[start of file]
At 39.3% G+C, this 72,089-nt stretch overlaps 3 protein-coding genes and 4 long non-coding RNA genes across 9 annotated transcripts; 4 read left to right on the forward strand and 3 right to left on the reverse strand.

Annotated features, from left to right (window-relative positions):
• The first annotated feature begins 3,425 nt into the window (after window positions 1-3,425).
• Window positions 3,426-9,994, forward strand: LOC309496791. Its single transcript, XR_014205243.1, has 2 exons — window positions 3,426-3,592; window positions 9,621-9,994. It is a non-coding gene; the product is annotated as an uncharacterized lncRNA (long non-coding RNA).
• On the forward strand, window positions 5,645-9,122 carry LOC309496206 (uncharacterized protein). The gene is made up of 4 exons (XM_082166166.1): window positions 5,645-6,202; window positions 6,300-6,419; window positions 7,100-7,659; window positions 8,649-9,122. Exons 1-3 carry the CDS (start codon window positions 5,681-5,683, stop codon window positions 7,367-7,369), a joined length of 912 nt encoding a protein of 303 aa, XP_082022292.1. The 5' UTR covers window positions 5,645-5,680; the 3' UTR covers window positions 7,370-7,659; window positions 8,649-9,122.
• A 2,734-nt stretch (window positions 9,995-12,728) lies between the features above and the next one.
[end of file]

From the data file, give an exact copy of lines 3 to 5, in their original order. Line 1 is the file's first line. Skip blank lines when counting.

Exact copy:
• The first annotated feature begins 3,425 nt into the window (after window positions 1-3,425).
• Window positions 3,426-9,994, forward strand: LOC309496791. Its single transcript, XR_014205243.1, has 2 exons — window positions 3,426-3,592; window positions 9,621-9,994. It is a non-coding gene; the product is annotated as an uncharacterized lncRNA (long non-coding RNA).
• On the forward strand, window positions 5,645-9,122 carry LOC309496206 (uncharacterized protein). The gene is made up of 4 exons (XM_082166166.1): window positions 5,645-6,202; window positions 6,300-6,419; window positions 7,100-7,659; window positions 8,649-9,122. Exons 1-3 carry the CDS (start codon window positions 5,681-5,683, stop codon window positions 7,367-7,369), a joined length of 912 nt encoding a protein of 303 aa, XP_082022292.1. The 5' UTR covers window positions 5,645-5,680; the 3' UTR covers window positions 7,370-7,659; window positions 8,649-9,122.